Lessons of history
In Italy, where coronavirus has hit the hardest among European nations, the country is all but shut down. Italy is used to such quarantines. In fact, the very word has its origin in Venice. During a plague in the 14th century the port city forced all ships to wait forty days – quaranta giorni – before passengers and crews could disembark.
Another Italian city followed with even broader precautions during the Middle Ages. The February 20 issue of the London Review of Books includes a review of a book by John Henderson called Florence Under Siege: Surviving the Plague in an Early Modern City. Published last July by Yale University Press, the book focuses on an epidemic that began in 1629 when Florence was burying the dead by the hundreds in pits outside the city walls. In response, meetings and team sports were forbidden, churches and schools were closed, taverns and inns shuttered.
The officials of the Sanita, the city’s health board, punished those who didn’t obey the shutdown, but they also took other action. They provided remedies – such as they were – and delivered firewood and food directly to the doors of households. There was bread and wine daily, meat three days a week, rice and cheese on three other days, and a salad on Friday. The city bore all costs.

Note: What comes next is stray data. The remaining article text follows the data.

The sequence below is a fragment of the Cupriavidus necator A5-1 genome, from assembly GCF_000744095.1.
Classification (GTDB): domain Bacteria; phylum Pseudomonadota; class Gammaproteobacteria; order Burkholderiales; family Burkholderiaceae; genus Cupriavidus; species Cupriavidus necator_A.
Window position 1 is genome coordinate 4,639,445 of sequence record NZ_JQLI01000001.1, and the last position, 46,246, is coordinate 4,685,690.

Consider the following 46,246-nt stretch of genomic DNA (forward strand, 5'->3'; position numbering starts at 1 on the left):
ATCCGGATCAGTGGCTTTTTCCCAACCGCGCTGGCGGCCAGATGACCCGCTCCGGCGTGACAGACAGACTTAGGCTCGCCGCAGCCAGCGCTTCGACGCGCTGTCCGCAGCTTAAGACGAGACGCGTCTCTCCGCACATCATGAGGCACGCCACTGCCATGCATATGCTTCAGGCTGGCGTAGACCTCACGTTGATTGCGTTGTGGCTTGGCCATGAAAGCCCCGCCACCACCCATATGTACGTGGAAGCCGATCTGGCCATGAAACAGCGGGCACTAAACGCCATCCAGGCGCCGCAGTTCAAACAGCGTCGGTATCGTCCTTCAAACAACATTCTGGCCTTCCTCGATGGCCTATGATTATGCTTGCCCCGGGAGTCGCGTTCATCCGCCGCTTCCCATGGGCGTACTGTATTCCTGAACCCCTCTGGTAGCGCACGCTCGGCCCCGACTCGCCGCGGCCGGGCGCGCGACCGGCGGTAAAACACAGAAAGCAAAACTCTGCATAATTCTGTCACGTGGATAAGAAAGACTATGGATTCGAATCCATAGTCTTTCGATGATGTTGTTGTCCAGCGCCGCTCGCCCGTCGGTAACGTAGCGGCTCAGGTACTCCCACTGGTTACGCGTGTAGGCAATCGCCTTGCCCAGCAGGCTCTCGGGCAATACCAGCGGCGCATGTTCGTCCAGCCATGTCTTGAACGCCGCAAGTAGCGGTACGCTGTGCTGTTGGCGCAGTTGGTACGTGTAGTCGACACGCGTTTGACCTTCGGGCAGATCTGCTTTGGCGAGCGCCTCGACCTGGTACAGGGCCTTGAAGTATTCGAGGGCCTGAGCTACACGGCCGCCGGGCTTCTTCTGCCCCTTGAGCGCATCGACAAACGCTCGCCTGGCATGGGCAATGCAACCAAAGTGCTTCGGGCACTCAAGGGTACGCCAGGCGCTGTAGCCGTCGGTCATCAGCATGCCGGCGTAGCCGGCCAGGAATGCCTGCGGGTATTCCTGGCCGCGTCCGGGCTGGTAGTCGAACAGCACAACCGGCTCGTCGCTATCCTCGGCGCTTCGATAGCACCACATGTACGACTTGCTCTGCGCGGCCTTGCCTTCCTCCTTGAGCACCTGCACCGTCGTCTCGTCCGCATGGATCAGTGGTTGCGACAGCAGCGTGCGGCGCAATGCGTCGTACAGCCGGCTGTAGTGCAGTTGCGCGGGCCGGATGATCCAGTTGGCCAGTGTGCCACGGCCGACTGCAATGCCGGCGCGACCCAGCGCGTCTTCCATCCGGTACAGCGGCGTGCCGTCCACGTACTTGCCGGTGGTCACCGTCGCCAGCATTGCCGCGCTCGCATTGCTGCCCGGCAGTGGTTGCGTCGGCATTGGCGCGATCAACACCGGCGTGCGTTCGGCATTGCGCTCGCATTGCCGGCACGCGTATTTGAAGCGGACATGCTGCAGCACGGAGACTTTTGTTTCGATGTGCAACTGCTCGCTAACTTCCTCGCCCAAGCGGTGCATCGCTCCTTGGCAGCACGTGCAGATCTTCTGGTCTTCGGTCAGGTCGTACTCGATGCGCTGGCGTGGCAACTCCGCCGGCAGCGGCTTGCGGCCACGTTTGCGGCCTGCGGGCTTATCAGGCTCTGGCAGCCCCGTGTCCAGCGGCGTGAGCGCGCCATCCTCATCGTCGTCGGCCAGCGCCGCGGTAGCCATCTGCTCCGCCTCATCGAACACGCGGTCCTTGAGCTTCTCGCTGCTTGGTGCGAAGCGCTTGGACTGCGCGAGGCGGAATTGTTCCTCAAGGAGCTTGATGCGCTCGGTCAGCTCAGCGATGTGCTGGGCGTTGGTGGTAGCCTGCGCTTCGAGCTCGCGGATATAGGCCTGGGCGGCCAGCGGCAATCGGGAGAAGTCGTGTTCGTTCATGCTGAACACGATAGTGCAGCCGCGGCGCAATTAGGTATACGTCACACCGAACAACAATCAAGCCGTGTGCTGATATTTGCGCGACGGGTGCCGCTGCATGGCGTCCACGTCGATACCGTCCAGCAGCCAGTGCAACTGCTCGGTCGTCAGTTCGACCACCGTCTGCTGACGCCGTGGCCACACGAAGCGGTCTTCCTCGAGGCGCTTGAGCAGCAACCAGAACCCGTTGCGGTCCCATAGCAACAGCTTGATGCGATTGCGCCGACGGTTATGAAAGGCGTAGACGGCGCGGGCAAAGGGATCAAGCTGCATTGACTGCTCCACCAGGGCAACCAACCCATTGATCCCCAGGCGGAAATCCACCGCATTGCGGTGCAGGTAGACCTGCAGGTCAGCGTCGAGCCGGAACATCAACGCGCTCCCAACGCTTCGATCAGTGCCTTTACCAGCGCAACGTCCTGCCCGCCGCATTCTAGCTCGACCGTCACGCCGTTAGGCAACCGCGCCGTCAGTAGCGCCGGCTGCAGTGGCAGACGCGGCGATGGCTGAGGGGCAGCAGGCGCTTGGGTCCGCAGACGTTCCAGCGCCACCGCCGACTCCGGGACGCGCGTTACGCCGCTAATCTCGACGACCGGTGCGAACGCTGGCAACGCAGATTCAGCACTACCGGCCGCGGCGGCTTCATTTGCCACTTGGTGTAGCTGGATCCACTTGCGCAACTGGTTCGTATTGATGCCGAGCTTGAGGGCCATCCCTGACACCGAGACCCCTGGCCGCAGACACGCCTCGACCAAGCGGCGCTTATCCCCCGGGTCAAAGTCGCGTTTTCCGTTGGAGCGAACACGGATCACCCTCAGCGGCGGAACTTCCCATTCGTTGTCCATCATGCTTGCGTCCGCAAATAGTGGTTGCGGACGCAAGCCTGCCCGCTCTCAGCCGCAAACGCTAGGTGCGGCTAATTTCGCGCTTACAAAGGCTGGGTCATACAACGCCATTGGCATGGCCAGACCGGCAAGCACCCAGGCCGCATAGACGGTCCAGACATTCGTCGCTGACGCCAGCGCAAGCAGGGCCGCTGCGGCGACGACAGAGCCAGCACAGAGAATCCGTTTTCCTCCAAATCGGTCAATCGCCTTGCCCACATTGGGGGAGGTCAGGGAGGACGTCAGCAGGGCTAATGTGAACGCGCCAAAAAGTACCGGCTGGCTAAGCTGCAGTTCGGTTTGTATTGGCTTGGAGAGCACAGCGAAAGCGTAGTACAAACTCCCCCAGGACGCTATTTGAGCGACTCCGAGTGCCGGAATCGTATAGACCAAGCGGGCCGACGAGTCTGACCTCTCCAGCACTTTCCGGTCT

When the plague finally ended in the summer of 1631, Florentines emerged en masse to participate in a Corpus Christi procession of thanks to God. About 12 percent of the population had died. But the death rate was far lower than in other Italian cities. In Venice it was 33 percent, Milan 46 percent, and Verona 61 percent. Asks the reviewer: “Was the disease less virulent in Florence or did the Sanita’s measures work?”
To my mind, the answer is obvious. The more sweeping the response, the better the outcome. These days, we seem to be leaving action mostly to the private sector as sports events and concerts are cancelled or curtailed and university classes ended in favour of online learning. As the pandemic worsens, governments of every level will have to intervene more powerfully in all activities, including care and feeding. The alternative, more deaths, is too severe to consider.